Damaris Hanson, a 14-plus year Morro Bay City employee has been named the City’s new, Utilities Division Manager, replacing Joe Mueller, who has taken on a new role with the City. Submitted photo
The City of Morro Bay has a new utilities manager, as a long-time engineering employee gets a promotion.
Public Works Director, Greg Kwolek, announced last week that Damaris Hanson would become the City’s Utilities Division manager on April 4, replacing former utilities chief, Joe Mueller, who is taking on a new, temporary role in the start-up of the City’s rebuilt sewer collection system and treatment plant.
Hanson, who started with the City over 14-years ago as an engineering technician III, most recently acted as the City’s Environmental Programs manager. Kwolek said she’s been managing the City’s Stormwater Program, and other environmental issues including the dinking water permits.
“It’s no secret,” Kwolek said in a news release, “that in the next few years, the Utilities Division will be involved in significant operational transitions, such as the running of cutting edge indirect potable reuse and wastewater treatment facilities, as well as an incremental modernization of our existing infrastructure, and I can’t think of a better person to set to manage these changes.
“I’m especially grateful and proud that Ms. Hanson, a longtime Public Works employee, will bring in her expertise and talent to take on this big role.”
Hanson got the job over a pool of several applicants through “a comprehensive interview process” that included interviews with a panel of SLO County water and wastewater agencies and City staff.
Hanson, who is married with two sons, said, “These are very exciting times for Morro Bay and specifically for the Utilities Division. The new Water Reclamation Facility will support the City with a sustainable and drought-resistant water supply, which is necessary for securing Morro Bay’s water supply stability for the future. Additionally, we have a lot of opportunities to improve and maintain our existing water and wastewater infrastructure, with several projects currently in progress. I look forward to working on these improvements and I am thrilled to be part of the remarkable and hardworking Utilities team that will bring them to reality.”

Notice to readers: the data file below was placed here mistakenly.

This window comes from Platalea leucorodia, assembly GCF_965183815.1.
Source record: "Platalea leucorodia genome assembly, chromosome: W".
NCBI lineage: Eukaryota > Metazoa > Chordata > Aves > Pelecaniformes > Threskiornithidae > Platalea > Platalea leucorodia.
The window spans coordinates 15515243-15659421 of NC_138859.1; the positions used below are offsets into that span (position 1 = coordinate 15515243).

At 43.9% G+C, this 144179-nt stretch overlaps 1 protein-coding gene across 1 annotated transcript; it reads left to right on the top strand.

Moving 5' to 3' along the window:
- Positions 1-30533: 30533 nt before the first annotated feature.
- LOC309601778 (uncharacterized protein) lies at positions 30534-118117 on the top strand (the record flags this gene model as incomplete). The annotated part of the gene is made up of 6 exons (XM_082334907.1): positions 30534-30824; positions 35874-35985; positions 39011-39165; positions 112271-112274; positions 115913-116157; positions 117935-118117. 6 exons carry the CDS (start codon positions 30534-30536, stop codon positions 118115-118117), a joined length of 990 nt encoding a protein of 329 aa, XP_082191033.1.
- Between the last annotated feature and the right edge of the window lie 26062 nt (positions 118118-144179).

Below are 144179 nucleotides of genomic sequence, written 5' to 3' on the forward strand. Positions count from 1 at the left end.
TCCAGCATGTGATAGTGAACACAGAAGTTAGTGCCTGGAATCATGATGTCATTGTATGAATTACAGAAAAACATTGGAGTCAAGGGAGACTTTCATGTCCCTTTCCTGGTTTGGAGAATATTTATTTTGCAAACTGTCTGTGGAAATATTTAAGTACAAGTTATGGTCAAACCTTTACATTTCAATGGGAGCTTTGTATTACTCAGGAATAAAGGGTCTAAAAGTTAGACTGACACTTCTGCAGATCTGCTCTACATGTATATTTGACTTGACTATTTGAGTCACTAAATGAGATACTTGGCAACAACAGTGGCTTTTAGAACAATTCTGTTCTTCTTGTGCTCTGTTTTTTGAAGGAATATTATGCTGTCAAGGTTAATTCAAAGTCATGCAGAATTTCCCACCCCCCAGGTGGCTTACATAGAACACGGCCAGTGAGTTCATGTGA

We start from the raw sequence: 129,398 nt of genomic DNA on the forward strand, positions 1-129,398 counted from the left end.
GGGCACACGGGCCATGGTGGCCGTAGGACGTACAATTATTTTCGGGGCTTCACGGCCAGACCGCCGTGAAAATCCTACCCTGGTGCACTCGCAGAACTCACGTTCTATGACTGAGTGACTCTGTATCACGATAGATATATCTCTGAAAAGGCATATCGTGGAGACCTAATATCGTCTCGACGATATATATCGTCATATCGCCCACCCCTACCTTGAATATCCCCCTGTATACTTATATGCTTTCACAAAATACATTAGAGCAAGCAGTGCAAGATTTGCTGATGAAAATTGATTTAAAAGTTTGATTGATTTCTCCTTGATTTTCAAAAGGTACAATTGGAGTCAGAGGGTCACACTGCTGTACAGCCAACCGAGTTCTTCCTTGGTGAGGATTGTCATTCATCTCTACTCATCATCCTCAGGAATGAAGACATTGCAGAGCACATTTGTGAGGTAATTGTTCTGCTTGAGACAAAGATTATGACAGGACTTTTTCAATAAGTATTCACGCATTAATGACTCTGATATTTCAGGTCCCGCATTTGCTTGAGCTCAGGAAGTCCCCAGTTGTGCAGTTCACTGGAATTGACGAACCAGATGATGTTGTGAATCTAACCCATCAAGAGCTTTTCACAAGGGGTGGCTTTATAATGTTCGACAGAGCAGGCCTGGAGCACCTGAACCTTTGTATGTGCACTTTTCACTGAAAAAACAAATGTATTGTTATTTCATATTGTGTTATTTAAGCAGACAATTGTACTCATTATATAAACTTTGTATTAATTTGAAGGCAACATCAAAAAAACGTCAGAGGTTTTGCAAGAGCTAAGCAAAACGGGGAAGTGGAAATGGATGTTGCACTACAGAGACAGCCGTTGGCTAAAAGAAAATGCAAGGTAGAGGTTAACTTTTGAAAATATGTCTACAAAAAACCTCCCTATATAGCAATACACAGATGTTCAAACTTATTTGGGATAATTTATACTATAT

She also contributed “to the development of the Morro Bay OneWater Plan,” Kwolek said, “and the Urban Water Management Plan, the City’s long-range water planning documents. She also has over 18-years of regulatory compliance experience.”
Hanson earned a bachelor’s degree in soil science with an emphasis in environmental studies from Cal Poly, SLO. Her qualifications include several state certifications related to water and soils, such as the Qualified SWPPP Developer; Qualified SWPPP Practitioner; and Water Treatment II certifications.
Hanson and her family enjoy hiking and make treks all over SLO County, Big Sur, and the Sierra Mountains, too.
She will oversee a Utilities Department with 16 full time employees and is responsible for “delivering water and wastewater services to Morro Bay ratepayers,” Kwolek said. “The division is also currently involved in several critical infrastructure projects, including the Nutmeg Pressure Zone, Kings and Blanca Tank Rehabilitation, and various sewer main improvement projects.
Estero Bay News asked Kwolek what happened to Mueller? He said, “Joe Mueller is now in a new role as the City’s ‘Operations Interface Manager,’ which supports a successful start up of the new WRF plant. The position is part-time and expected to last through plant start up.”
Hanson is the second management position that Kwolek has filled since coming to the City in May 2021. On March 7, the City’s new City Engineer, Eric Riddiough, replaced the retiring Rob Livick.
The City has not posted a job listing on its website to fill Hanson’s old job as environmental programs manager. However, it is currently advertising for a new “maintenance supervisor,” as changes at Public Works will apparently continue.